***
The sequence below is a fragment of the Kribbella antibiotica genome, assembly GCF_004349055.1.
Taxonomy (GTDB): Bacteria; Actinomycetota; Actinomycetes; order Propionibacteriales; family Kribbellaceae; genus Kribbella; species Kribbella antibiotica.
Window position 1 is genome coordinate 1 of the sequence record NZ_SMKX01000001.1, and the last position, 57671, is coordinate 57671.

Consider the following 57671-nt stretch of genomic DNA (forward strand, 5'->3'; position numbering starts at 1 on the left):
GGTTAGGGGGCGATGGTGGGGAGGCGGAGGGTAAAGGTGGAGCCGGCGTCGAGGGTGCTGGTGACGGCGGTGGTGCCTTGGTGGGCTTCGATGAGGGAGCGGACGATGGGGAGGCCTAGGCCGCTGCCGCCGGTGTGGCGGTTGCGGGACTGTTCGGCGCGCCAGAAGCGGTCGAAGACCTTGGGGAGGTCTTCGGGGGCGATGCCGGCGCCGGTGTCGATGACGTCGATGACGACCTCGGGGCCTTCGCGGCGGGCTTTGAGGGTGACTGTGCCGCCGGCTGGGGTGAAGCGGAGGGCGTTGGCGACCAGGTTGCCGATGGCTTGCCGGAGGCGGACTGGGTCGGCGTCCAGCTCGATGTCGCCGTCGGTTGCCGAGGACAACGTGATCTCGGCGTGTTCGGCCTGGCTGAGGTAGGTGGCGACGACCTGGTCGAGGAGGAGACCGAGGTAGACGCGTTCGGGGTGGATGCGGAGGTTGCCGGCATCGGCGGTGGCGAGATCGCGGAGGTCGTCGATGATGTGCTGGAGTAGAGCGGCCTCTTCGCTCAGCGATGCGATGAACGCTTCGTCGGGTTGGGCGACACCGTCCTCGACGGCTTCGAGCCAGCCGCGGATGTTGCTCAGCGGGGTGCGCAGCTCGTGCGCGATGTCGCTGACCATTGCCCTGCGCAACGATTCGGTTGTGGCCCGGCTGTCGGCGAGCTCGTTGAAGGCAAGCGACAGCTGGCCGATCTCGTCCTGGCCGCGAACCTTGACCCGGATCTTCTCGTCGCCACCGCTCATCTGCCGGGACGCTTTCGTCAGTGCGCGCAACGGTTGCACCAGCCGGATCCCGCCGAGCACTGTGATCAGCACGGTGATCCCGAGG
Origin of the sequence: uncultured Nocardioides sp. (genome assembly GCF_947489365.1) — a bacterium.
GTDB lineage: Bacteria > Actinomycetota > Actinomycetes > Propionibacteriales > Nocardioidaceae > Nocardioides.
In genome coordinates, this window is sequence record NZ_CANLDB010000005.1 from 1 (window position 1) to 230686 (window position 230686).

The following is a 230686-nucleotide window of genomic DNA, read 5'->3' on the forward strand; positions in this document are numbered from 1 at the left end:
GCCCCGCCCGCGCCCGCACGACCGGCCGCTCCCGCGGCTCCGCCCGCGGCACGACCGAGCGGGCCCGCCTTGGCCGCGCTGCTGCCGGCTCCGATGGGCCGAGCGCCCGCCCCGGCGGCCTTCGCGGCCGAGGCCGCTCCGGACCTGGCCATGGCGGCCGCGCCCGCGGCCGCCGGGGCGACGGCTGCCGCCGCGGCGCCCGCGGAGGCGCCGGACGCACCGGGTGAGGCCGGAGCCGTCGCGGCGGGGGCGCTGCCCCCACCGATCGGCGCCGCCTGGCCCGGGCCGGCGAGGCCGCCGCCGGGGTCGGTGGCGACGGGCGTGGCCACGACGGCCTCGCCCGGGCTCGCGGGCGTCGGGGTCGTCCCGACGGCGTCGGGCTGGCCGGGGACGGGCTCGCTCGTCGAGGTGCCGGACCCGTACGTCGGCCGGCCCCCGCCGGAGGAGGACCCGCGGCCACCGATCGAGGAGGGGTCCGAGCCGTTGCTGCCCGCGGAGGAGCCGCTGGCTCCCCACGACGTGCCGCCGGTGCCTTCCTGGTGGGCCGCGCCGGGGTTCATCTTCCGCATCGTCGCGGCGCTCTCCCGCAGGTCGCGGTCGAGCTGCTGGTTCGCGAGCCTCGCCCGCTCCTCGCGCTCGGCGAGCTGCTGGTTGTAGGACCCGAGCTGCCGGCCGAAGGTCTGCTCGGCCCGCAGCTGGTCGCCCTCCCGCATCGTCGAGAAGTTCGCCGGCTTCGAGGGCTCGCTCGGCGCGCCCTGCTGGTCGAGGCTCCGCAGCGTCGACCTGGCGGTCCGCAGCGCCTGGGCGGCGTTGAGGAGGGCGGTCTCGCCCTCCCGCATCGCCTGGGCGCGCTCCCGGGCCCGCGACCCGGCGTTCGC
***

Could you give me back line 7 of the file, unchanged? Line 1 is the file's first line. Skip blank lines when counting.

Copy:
GTDB lineage: Bacteria > Actinomycetota > Actinomycetes > Propionibacteriales > Nocardioidaceae > Nocardioides.